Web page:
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Tiger Woods gives intriguing update on his current level of play despite Hero withdrawal

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It was all going so well for fans of Tiger Woods.

Last seen waving ‘goodbye’ to St. Andrews at the 150th Open Championship in July, there were signs that all was coming good once again.

The 46-year-old was a confirmed starter at his own Hero World Challenge this week, before a made-for-tv Match VII would have seen him pair up with current world number one Rory McIlroy against Justin Thomas and Jordan Spieth.

The three-week run was then to end with the legend pairing up once again with son Charlie at the PNC Championship, another ‘fun’ event at which both excelled when running-up to the Daly’s last year.

Just a week ago, it was suggested that, despite that almost life-threatening car crash, Tiger was on his way to walking the full length of the Albany course this week, with journalist Dan Rapaport quoting Tiger as saying: “Can’t take a cart. This isn’t fantasy golf.”

And then it all went askew.

Tiger announced on Monday that he would have to withdraw from his own tournament, citing plantar fasciitis in his right foot as the reason for his non-attendance.

Although likely to appear in the remaining two events on his 2022 schedule, it’s of massive interest to discover how Tiger was  playing before the breaking news of his latest injury?

In an interview with Golf Channel’s Todd Lewis, the five-time Masters champion revealed the answer to be ‘pretty well, thank you!’

“I was playing at home quite a bit, playing 18 holes shooting 65s and 64s, and walked one nine holes and shot 5-under, I was playing well,”

However, as many have feared, the pressure and toil of a four-day competition might be too much:

“But it’s the added load, the back-to-back days, in a tournament situation of four days in a row. My planner just didn’t like it. The only thing I can do for it is to rest it. Obviously scrape it, ice it, stretch it, it just takes time.”

Golfers often talk of ‘the process’ – the repeated routines, constant practise, increasing the workload to gain full fitness, rhythm or technique – and, even though Tiger might be unlikely to compete at the very highest level again, he is determined to complete the rehabilitation as best as his body will allow.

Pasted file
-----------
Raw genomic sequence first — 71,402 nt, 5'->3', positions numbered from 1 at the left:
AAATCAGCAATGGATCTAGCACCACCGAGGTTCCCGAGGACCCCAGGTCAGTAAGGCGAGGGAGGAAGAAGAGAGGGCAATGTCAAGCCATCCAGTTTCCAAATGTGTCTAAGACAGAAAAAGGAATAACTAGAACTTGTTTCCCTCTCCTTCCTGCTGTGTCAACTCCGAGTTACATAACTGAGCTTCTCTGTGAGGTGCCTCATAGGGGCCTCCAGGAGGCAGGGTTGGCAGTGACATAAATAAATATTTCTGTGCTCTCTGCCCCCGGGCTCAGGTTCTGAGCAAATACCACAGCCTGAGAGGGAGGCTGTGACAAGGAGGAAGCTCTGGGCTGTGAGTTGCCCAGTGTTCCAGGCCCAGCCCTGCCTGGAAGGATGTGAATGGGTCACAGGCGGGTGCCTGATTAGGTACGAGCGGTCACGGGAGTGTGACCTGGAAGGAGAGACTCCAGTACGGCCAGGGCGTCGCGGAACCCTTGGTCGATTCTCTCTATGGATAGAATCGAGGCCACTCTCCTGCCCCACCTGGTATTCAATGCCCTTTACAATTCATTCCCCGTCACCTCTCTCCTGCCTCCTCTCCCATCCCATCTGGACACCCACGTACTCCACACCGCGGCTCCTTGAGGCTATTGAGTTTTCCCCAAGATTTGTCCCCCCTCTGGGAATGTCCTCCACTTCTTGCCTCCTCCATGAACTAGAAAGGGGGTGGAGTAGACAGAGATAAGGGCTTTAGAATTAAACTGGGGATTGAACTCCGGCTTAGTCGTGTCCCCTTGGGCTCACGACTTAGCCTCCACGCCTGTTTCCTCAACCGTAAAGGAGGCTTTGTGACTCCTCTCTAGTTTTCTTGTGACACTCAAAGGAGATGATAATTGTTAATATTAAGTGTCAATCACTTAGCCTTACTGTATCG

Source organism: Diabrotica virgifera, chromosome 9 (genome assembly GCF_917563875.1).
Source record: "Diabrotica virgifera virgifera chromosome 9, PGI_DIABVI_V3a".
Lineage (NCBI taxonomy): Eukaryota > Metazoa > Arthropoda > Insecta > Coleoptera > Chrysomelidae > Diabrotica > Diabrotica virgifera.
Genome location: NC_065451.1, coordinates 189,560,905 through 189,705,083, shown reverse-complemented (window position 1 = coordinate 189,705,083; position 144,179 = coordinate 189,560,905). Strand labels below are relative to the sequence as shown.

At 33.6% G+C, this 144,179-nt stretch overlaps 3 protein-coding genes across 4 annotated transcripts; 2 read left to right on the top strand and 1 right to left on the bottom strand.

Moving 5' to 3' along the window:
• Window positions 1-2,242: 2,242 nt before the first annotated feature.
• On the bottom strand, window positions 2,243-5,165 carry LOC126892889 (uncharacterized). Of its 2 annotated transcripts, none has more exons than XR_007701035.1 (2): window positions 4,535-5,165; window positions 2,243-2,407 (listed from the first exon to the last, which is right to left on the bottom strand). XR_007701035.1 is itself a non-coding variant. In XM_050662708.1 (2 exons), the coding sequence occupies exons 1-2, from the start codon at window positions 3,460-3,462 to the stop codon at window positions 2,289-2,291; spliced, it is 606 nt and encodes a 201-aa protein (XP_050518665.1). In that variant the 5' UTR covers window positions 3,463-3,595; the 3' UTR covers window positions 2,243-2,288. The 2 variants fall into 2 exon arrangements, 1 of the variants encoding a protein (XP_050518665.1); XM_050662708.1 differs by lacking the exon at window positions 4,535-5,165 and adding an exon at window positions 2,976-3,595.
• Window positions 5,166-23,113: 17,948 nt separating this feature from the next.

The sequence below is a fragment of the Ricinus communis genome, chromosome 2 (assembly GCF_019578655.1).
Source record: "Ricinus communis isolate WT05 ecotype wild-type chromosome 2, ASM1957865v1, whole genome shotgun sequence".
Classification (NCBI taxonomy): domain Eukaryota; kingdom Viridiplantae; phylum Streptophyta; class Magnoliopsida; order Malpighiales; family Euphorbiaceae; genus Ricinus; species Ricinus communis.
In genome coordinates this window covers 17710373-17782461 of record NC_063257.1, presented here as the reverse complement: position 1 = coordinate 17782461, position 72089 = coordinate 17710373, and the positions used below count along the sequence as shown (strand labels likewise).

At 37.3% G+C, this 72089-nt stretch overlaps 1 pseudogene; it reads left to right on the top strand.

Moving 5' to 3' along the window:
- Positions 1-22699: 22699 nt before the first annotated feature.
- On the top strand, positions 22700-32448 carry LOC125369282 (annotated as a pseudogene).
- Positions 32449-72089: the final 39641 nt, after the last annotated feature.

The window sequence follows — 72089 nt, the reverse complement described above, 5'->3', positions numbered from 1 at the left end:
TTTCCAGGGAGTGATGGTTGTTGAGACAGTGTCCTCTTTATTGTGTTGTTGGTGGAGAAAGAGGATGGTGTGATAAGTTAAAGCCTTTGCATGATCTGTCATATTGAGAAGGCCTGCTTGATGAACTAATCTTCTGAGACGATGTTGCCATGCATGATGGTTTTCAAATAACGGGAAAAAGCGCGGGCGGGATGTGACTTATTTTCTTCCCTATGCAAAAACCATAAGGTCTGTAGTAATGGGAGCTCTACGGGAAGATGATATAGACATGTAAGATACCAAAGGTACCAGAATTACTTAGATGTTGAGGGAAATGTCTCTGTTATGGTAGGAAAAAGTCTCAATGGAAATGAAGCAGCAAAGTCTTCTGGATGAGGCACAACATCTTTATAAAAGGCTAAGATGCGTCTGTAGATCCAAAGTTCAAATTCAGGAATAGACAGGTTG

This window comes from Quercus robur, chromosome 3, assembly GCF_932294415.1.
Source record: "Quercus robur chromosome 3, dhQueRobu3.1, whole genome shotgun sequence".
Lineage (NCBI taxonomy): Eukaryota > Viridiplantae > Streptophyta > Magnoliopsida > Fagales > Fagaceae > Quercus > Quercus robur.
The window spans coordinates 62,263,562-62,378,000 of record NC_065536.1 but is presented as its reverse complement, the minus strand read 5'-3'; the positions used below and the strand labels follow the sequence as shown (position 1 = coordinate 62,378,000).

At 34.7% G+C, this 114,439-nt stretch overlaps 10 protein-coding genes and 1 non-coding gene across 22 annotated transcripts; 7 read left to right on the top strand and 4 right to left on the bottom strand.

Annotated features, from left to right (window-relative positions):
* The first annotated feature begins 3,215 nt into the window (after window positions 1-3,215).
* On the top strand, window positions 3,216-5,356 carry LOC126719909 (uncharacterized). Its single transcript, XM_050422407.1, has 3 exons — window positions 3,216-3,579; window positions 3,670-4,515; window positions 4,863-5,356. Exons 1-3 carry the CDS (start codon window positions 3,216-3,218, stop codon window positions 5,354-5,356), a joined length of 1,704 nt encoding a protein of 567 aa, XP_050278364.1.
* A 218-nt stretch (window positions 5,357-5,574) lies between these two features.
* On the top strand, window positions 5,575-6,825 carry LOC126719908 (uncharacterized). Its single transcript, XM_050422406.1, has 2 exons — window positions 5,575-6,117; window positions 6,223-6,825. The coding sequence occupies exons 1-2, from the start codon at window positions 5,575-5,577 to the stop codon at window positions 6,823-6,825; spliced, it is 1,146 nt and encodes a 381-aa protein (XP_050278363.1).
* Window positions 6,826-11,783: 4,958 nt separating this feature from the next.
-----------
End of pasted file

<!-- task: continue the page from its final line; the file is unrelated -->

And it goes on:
“Oh yeah. The scores I was shooting were good,” he told Lewis. “I was doing beach walks. I was leg pressing a lot. I was doing a lot of different things that I hadn’t been able to do all year.”

Tiger isn’t naïve, though, and recognises some limitations, particularly the missed-cut at St. Andrews, something that hit him deep.

“I had a couple of setbacks, procedurally. That took time, and getting ready for a major championship that didn’t quite work out the way I wanted it to. It’s part of the process.”

Fans of one of, if not the greatest golfer of all-time should not have to wait long to see him in action on the course, but these constant instances are a concern.

We can only hope at some point he completes the process.

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19th Hole

Report: PGA Tour winner latest player to sign with LIV Golf

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Another PGA Tour winner is headed to LIV Golf.

According to The Telegraph, Colombian Sebastian Munoz has agreed to a deal with the rival circuit. Munoz adds to the growing list of Spanish speaking players on LIV including Joaquin Niemann, Sergio Garcia, Abraham Ancer, Mito Pereira and Eugenio Chacarra.

Munoz has previously won the Sanderson Farms Championship and has six additional top-5 finishes on the PGA Tour.

At the time of his signing, the 30-year-old was ranked 90th in the Official World Golf Rankings. Munoz is set to make his LIV Golf debut at Mayakoba on February 24-26.